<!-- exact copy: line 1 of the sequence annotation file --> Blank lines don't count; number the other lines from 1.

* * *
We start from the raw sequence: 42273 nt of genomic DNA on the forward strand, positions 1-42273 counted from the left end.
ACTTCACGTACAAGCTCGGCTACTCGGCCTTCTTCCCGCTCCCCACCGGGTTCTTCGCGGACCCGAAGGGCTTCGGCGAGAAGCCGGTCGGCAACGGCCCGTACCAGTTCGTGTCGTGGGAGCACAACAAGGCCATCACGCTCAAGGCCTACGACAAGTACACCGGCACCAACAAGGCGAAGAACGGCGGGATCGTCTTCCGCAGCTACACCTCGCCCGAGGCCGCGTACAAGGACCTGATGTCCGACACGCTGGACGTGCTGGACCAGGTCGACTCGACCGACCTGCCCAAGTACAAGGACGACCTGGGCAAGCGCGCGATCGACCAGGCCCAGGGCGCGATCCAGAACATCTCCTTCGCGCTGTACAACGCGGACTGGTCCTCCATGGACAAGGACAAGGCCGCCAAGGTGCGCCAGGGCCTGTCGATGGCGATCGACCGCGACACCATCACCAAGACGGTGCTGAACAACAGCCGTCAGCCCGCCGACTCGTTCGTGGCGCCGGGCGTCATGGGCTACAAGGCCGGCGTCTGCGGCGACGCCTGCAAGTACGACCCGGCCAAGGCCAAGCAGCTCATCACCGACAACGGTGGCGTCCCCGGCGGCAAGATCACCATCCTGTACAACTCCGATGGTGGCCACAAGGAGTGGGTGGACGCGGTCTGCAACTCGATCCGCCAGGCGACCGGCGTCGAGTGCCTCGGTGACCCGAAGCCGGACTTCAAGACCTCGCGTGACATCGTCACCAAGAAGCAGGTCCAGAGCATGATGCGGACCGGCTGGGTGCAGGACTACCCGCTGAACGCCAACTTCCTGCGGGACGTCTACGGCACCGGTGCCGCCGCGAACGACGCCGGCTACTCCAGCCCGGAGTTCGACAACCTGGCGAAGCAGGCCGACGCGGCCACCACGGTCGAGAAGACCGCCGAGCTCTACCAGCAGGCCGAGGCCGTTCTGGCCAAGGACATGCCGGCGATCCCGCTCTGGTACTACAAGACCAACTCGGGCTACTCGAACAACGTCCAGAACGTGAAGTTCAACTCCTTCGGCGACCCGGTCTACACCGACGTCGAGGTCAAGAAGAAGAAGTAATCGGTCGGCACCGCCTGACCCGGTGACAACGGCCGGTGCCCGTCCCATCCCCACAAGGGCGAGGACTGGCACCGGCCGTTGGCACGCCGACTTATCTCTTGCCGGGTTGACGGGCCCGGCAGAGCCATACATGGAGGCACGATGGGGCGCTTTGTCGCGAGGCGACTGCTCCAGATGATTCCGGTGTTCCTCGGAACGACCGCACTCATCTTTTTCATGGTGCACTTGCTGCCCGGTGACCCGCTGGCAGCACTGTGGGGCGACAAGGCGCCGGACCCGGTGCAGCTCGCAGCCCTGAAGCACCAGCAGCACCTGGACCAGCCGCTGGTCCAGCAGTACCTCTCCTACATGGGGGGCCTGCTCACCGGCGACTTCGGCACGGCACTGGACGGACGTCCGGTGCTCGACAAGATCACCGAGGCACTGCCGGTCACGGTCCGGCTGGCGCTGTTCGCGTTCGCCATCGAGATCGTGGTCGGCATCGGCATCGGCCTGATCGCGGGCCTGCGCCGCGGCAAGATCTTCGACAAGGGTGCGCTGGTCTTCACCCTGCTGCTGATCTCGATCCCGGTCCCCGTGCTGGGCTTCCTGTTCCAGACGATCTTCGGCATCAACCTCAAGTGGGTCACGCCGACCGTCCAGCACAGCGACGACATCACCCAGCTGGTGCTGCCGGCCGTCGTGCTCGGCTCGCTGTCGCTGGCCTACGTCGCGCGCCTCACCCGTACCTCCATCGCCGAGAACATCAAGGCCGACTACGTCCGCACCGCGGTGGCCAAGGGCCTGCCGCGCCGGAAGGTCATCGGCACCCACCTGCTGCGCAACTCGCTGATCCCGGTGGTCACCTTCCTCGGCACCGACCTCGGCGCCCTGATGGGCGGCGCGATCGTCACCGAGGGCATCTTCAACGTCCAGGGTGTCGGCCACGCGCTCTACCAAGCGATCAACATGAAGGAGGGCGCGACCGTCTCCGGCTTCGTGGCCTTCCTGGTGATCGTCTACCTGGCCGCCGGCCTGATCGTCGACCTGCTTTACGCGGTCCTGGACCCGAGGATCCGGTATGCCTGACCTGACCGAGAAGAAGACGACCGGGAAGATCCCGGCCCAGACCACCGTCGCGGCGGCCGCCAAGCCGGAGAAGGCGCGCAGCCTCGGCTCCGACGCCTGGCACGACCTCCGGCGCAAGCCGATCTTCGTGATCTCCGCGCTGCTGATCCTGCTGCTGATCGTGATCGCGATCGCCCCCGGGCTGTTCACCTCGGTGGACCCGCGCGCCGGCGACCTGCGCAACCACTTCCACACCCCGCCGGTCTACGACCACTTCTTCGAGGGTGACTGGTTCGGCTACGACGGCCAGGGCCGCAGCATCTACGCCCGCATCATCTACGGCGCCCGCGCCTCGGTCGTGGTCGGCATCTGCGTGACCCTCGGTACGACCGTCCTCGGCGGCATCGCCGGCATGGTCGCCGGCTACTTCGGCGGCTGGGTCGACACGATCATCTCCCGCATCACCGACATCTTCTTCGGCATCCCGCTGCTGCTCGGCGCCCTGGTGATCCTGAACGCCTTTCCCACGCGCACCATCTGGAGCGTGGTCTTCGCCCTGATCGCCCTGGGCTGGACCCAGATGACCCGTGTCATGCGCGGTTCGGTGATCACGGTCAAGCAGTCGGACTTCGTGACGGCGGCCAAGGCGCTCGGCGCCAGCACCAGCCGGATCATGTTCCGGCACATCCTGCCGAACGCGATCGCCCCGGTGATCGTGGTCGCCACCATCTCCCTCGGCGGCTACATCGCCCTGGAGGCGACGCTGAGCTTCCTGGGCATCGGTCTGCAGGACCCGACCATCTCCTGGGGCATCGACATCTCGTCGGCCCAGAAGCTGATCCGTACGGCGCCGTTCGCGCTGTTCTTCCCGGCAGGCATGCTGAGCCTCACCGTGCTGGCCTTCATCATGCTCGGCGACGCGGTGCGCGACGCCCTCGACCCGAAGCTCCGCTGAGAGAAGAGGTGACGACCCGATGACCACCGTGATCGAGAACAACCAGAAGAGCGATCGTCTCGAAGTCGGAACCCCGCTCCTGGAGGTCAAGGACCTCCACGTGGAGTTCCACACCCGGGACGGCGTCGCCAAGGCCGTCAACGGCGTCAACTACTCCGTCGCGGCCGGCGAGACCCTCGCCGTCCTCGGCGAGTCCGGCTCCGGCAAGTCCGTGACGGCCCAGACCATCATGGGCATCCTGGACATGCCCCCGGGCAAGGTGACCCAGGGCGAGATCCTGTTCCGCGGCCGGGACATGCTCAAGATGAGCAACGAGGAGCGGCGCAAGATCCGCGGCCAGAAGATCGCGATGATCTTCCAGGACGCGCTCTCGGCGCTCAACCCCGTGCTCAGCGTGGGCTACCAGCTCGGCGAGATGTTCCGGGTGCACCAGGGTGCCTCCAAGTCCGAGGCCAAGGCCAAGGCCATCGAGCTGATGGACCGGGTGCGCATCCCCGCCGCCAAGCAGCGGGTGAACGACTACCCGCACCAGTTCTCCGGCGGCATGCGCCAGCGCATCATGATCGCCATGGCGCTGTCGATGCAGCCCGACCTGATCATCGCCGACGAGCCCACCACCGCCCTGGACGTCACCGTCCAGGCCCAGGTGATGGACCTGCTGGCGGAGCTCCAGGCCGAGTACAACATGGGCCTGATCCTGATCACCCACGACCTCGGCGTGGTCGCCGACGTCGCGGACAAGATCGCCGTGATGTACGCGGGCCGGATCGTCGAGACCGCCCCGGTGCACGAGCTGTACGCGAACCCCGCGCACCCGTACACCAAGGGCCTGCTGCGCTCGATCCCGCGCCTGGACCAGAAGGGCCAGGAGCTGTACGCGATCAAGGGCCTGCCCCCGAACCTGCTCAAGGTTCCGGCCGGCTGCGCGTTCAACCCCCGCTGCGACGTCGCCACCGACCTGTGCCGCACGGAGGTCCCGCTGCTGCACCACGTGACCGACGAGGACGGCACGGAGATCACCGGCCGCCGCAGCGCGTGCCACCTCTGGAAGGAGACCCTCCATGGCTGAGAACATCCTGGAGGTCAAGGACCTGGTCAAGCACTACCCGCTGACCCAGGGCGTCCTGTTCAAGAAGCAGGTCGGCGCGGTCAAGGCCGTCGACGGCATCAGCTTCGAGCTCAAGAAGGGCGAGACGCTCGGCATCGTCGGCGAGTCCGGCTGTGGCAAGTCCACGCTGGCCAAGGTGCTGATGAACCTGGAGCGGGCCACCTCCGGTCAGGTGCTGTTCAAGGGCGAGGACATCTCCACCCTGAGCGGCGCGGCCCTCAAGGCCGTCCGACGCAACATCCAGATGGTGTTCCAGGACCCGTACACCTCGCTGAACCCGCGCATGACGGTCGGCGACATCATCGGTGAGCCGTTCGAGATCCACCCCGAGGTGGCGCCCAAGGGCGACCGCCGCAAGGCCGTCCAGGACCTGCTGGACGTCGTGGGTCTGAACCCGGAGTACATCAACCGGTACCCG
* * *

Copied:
We start from the raw sequence: 42273 nt of genomic DNA on the forward strand, positions 1-42273 counted from the left end.